Repeating and Scrolling Background Images - HTML

Element background images act similarly to document background images—by default, they tile to fill the given space. where the smiley image is tiled to fill the entire paragraph box. Notice, also, how the right and bottom of the background are filled with incomplete copies of the image because the paragraph size is not an even multiple of the background graphic size.

You can also use images for element backgrounds.

You can also use images for element backgrounds.

You can specify the repeating nature and the actual position of the background image using the background-repeat and background-attachment properties. The background-repeat property has the following format:

background-repeat: repeat | repeat-x | repeat-y | no-repeat;

The background-attachment property has the following format:

background-attachment: scroll | fixed;

The background-repeat property is straightforward—its values specify how the image repeats. For example, to repeat our smiley face across the top of the paragraph, specify repeat-x, as shown in the following definition code:

p.smiley { background-image: url(“smiley.gif”);
background-repeat: repeat-x;
/* Border for clarity only */
border: thinsolid black; }

Background images can be used as textual ornamentation.

Background images can be used as textual ornamentation.

The background-attachment property controls how the background is attached to the element. The default value, scroll, allows the background to scroll as the element is scrolled. The fixed value doesn’t allow the background to scroll; instead, the contents of the element scroll over the background.The scroll behavior can be seen where two identical elements are shown. The bottom paragraph has been scrolled a bit, and the background scrolls with the element’s content.

The following code is used for the paragraphs:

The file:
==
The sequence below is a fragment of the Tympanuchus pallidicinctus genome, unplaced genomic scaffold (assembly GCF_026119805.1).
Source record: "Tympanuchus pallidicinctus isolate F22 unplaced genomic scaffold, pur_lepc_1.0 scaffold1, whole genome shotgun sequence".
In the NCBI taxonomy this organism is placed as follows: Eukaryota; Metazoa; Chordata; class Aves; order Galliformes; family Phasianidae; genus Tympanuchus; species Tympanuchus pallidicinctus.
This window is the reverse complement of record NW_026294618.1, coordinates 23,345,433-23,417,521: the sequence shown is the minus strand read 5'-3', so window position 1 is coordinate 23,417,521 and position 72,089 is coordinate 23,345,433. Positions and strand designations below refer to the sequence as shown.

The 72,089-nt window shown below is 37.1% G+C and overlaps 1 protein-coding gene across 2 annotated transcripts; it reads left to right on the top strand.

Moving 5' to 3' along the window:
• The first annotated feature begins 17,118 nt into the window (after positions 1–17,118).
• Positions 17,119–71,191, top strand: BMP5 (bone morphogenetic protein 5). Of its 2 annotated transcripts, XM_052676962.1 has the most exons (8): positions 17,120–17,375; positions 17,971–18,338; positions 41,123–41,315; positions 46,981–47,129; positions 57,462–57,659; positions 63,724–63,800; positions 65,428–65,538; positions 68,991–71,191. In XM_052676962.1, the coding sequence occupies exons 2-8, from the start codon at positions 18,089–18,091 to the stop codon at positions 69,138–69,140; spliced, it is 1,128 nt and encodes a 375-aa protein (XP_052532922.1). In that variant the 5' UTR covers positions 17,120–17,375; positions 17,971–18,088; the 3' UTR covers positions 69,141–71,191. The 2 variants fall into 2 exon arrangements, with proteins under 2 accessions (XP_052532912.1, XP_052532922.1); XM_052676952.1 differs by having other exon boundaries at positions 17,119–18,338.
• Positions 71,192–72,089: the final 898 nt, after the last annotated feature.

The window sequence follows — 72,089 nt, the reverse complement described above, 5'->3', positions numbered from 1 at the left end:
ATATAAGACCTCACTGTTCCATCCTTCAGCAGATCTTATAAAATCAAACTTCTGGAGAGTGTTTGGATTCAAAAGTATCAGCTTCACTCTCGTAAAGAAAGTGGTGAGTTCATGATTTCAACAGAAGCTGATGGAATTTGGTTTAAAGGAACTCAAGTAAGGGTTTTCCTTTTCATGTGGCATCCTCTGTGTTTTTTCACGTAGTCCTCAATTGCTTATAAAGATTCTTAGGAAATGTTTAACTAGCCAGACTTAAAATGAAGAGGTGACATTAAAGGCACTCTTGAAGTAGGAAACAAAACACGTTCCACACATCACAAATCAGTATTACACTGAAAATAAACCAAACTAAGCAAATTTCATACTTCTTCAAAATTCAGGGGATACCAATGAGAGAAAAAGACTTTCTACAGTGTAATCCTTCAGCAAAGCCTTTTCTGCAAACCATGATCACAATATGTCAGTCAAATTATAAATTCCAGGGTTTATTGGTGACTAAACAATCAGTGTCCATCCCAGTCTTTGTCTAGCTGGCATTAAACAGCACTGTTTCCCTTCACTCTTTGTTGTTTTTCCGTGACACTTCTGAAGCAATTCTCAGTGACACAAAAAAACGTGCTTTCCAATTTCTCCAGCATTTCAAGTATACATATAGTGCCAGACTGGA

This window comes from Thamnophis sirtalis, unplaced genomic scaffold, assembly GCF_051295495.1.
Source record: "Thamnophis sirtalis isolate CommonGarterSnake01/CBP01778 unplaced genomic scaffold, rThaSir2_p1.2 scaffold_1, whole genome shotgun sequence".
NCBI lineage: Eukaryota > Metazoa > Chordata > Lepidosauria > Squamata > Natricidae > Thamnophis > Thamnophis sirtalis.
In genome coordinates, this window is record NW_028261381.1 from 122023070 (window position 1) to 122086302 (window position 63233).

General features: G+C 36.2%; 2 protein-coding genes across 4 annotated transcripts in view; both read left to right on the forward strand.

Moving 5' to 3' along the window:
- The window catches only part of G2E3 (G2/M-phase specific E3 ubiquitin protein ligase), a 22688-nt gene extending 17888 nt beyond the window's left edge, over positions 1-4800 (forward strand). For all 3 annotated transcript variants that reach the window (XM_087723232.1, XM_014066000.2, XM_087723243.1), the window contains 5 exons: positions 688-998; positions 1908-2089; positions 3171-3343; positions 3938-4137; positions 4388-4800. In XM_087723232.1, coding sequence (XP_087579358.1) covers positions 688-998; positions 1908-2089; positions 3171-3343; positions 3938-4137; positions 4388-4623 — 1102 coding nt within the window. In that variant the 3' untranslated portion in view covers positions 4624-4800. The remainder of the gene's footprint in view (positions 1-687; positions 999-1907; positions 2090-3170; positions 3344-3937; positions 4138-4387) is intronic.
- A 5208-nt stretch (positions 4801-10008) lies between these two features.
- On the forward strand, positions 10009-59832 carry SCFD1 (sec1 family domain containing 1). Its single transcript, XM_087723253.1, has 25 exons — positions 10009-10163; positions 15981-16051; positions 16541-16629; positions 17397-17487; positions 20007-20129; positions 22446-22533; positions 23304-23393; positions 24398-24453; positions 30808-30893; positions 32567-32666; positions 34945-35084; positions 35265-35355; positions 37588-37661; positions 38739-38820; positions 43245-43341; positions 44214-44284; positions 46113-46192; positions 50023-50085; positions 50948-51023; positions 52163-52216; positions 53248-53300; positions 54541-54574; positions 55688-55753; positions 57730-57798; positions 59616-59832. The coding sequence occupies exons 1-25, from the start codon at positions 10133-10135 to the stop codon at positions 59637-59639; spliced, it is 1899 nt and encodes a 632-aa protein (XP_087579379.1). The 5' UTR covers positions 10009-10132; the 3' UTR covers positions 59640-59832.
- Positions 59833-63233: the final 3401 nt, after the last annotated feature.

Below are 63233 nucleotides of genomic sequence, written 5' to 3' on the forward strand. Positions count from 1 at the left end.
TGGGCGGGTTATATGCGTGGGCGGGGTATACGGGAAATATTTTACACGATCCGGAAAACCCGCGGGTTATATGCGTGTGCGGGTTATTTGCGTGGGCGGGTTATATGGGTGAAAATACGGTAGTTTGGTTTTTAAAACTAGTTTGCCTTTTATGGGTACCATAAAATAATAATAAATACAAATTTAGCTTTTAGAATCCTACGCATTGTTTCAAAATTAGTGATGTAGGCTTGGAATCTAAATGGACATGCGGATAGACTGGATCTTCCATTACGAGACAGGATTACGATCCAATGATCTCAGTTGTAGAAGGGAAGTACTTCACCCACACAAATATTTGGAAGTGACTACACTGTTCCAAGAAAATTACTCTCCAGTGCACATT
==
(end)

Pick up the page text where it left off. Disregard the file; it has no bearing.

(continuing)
p.smileyscroll { height: 220px; width: 520px;
overflow: scroll;

By default, background images will tile to fill the available space.

By default, background images will tile to fill the available space.

background-image: url(“smiley.gif”);
background-attachment: scroll;
border: thinsolid black; }

Note:Notice the use of the overflow property in the code. This property controls what happens when an element’s content is larger than the element’s defined box. The scroll value enables scroll bars on the element so the user can scroll to see the rest of the content. The overflow property also supports the values visible (which causes the element to be displayed in its entirety, despite box size constraints) and hidden (which causes the part of the element that overflows to be clipped and inaccessible).If you change the background-attachment value to fixed, the background image remains stationary.

Repeating a background image horizontally with the repeat-x value of the background-repeat property

Repeating a background image horizontally with the repeat-x value of the background-repeat property

Tip:Non-scrolling backgrounds make great watermarks. Watermarks-—named for the process of creating them on paper-—are slight images placed in the background of documents to distinguish them. Some companies place watermarks of their logo on their letterhead.


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